Susan McCarthy, who gardens in North Hills, enthused as follows: “This week’s article, ‘In Praise of Purple,’ really spoke to me. My hardy, drought-tolerant, sun-loving varieties give me plenty of color throughout the year. I have trailing lantana (Lantana montevidensis), African daisy (Osteospermum fruticosum), Brazilian sky flower (Duranta erecta), blue Hibiscus (Alyogyne huegelii), Texas ranger (Leucophyllum frutescens), sea lavender (Limonium perezii), and more. I cut them back and thin them out when their flowering is done to maintain size and shape. The plants I have can withstand the Valley heat with weekly watering. I also go around and feed them a couple of times a year. I agree, there is something about purple flowers.”
Juliet de Souza, who gardens in Canoga Park, sang the praises of blue hibiscus (Alyogyne huegelii), attaching several photos of her specimen. This ornamental from southwestern Australia is truly an unforgettable plant in full bloom. Picture large, silky purplish, pinwheel-shaped, purplish-blue blooms completely covering lacy-leafed, if somewhat wooly, foliage. Plant it in full sun for the most complete flower display. It disdains overwatering so give it no more than a single weekly soaking.
Paula Paggi, who gardens in Northridge, had praise for a sage species of considerable merit: “We have a purple salvia that we are very pleased with. It is easy to care for and has lovely columns of flowers. The hummingbirds love the plant also. It is very low maintenance. A couple of times a year, I trim it, and before long, it reaches over four feet tall again. We don’t feed it or water it special.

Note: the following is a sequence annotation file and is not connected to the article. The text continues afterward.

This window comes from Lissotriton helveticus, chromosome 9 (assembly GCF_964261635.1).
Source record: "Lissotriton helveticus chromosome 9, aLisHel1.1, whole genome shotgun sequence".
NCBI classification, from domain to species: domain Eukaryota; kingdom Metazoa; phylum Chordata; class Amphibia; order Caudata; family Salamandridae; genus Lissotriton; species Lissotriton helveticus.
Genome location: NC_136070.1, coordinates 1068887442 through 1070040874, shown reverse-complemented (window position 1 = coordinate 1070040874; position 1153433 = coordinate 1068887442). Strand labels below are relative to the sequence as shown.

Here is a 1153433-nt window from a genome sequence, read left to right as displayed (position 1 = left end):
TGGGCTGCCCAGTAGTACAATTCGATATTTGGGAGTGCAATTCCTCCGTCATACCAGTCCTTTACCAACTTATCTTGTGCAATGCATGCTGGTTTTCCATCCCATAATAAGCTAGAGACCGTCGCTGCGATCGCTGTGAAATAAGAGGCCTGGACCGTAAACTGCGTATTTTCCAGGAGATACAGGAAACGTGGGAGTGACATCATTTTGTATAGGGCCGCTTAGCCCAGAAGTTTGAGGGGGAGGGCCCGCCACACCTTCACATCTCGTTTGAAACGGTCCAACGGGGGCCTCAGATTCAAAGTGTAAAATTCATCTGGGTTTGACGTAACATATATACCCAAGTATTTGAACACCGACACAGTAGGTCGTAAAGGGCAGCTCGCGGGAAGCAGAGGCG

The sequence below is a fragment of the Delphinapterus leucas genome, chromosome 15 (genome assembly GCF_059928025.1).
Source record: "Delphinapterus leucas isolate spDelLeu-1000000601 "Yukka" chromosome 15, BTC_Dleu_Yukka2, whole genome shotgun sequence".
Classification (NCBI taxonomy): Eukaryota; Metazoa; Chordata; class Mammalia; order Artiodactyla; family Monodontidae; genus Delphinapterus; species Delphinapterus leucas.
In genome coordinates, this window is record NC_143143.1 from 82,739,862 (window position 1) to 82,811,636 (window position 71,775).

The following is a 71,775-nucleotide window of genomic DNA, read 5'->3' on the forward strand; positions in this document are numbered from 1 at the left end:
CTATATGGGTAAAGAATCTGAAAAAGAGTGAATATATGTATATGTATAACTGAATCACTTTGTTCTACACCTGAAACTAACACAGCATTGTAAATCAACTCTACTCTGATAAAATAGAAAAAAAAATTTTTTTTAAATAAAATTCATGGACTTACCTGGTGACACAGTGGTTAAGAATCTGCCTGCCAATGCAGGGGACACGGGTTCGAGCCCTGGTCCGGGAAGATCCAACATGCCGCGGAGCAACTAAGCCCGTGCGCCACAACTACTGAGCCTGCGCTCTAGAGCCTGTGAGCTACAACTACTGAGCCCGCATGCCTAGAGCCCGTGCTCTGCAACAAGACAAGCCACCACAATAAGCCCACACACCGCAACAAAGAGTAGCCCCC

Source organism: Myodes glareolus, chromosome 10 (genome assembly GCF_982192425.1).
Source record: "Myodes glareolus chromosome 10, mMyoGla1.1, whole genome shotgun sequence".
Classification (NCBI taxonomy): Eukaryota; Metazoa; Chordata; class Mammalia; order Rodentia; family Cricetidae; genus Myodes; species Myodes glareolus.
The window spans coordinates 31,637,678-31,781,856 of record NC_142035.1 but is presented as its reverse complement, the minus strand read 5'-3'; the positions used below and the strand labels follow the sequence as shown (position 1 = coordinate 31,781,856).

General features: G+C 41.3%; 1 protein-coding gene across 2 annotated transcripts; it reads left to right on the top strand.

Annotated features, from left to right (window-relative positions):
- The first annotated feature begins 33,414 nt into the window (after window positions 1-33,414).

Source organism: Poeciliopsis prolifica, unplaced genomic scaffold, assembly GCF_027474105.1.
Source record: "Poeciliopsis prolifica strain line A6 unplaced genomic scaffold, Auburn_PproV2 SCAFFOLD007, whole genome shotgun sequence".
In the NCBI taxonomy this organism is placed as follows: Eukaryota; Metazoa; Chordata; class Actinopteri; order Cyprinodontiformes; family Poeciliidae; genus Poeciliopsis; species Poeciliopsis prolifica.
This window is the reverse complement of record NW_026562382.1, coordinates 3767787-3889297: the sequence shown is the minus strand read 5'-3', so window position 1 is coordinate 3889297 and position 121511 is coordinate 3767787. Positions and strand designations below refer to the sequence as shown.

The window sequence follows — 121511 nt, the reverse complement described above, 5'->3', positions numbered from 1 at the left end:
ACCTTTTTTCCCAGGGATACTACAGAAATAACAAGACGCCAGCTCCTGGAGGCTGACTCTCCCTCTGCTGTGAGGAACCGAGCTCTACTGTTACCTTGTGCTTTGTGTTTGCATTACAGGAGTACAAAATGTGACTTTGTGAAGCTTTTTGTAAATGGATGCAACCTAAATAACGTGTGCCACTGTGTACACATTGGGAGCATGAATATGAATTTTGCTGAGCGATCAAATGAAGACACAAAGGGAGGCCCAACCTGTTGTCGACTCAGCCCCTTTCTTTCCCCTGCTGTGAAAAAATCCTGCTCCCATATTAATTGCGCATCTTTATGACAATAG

We have drip lines in the area that go on 2-3 times a week for a few minutes, depending on the weather. As for other purple flowering plants… our purple freesias are a treat. The happy Johnny-jump-ups, with their sunny faces are fun. And the purple lavenders are sending their scents across the yard.”
Ms. Paggi attached a photo of anise-scented sage (Salvia guaranitica). It is indeed worth planting and rivals any woody perennial where long-term abundant flowering is concerned. Its mint green, anise-scented foliage is an added bonus and, like all sages, is easily propagated from six-inch shoot terminal cuttings.
There are more than 1,500 species of bees in California and the vast majority of them are solitary bees. Unlike honey bees and bumblebees that form colonies, solitary bees make nests where a small brood of twenty to thirty bees are raised. Solitary bees are the most efficient pollinators since the pollen they collect is almost entirely transferred from one flower to the next, unlike the other bees who take much of the pollen they gather back to their colonies. Bee hotels attract solitary bees. You can order bee hotels online or make them yourself out of hollow bamboo shoots. Native flora is especially attractive to solitary bees so if you have native plants around your garden, there is a better chance that solitary bees will make nests in your hotel. Having shallow dishes of water around will also bring solitary bees, which seldom if ever sting, into the garden. Have any of you had success attracting solitary bees to your garden? Do any of you keep bee colonies and, if so, have you seen more vegetables and fruits as a result?